Shortly after finding himself moved into the top job back in 2016, Southgate surmised he had inherited "a mess" – yet, in the following five years England have come within touching distance of ending that long wait for silverware.

The drought has not been ended, and so Southgate's job is far from finished, but he has got at least another two opportunities.

And on the evidence of the progress he has made, there is much reason for hope.

September 2016

Sam Allardyce's reign as England manager lasted just 67 days, with the Three Lions playing one match in that period before he resigned in disgrace after being covertly filmed by a British newspaper while making a slew of controversial statements, which included talk of breaching FA rules.

Southgate, in charge of the Under-21s at the time, stepped into the breach in late September to assume a temporary role, leading England to a 2-0 win over Malta in his first game.

November 2016

England's form during Southgate's 'caretaking' was decent, if not spectacular, but the FA clearly saw enough promise in how he conducted himself and dealt with the players. He was appointed on a full-time basis on November 30.

In a real show of faith, Southgate was handed a four-year contract – and to be fair to all parties, there has arguably been nothing but progress since.

December 2017

The Three Lions qualified for the 2018 World Cup in convincing fashion, dropping just four points in their 10 matches as they finished eight points clear of second-placed Slovakia.

Southgate then received a massive vote of confidence in December when, shortly after being drawn alongside Belgium, Tunisia and Panama in Russia, then-FA chief executive Martin Glenn insisted the former Middlesbrough man would remain in charge regardless of how England fared at the World Cup.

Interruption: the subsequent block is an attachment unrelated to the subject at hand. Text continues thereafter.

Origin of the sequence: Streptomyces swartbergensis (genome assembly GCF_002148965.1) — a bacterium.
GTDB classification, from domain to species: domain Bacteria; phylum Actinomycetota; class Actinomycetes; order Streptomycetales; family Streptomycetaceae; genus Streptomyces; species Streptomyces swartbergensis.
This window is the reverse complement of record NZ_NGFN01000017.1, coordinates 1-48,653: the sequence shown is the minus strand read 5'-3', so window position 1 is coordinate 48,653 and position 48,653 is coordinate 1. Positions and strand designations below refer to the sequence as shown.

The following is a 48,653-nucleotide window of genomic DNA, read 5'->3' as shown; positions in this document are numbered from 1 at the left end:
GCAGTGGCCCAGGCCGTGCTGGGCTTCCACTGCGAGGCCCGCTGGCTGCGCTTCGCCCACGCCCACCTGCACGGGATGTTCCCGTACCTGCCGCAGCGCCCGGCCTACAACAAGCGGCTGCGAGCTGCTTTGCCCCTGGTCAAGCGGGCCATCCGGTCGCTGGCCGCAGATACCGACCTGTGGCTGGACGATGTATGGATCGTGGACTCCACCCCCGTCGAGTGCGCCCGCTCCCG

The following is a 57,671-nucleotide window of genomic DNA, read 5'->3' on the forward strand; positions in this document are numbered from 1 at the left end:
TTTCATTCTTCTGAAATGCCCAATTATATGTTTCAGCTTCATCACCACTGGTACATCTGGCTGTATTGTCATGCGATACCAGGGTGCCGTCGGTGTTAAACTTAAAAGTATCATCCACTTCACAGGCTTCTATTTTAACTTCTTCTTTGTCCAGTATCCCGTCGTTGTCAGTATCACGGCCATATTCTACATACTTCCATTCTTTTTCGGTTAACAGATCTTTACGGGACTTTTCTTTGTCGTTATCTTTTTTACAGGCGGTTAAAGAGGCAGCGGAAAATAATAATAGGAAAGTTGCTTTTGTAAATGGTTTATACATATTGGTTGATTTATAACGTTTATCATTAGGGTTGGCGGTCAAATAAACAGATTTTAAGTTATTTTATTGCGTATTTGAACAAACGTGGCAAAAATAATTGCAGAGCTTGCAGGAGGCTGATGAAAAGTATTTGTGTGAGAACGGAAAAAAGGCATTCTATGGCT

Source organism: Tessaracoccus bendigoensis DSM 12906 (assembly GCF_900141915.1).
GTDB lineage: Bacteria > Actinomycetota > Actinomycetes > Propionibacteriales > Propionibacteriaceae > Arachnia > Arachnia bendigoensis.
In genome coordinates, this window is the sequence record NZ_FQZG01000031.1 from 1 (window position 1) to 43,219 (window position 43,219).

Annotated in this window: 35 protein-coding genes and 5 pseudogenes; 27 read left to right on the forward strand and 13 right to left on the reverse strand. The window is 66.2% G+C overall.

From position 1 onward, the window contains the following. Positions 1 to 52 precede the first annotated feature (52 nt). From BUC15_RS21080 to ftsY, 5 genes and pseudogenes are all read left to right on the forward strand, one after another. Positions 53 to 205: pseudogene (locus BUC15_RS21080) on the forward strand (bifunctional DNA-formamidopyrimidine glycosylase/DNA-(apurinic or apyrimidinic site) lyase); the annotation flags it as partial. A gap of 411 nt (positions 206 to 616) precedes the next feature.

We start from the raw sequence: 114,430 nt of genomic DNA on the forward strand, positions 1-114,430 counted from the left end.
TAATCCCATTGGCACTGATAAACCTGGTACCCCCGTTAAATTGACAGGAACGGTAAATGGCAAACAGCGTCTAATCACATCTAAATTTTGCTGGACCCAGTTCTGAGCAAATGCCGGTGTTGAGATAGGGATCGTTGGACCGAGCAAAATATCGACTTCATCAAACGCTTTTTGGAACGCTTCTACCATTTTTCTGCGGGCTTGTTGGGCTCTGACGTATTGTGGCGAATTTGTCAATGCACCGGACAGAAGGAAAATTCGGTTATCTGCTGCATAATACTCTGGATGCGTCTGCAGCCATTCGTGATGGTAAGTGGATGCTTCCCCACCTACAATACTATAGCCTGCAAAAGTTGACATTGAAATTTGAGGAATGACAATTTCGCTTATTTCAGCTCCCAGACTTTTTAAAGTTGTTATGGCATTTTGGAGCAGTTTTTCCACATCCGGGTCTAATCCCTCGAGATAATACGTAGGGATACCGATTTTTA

July 2018

Although England finished behind Belgium, they cruised through their World Cup group. Colombia pushed them all the way in a gruelling, physical last-16 tie, but the Three Lions progressed via their first ever penalty shoot-out victory at the tournament.

They then saw off Sweden in the quarter-finals as Southgate became the first England manager since Bobby Robson in 1990 to reach a World Cup semi-final.

Hopes of ending a long wait for success that stretched back to 1966 were ended by Croatia, but at least Southgate had England fans dreaming again.

June 2019

The inaugural Nations League presented another opportunity for England to claim only a second ever international title at senior level – they finished top of their group and qualified for the Finals in Portugal.

A 3-1 defeat to the Netherlands ended their run, though their penalty shoot-out win over Switzerland at least secured them their first third-placed finish in a tournament since Euro 1968.

November 2019

Euro 2020 qualification was confirmed with an emphatic 7-0 win over Montenegro in England's 1,000th match, and optimism was swirling all around the Three Lions ahead of a tournament that presented the opportunity of potentially playing most of their matches at Wembley.

2020 was all set to be a big year for Southgate and England…

September-November 2020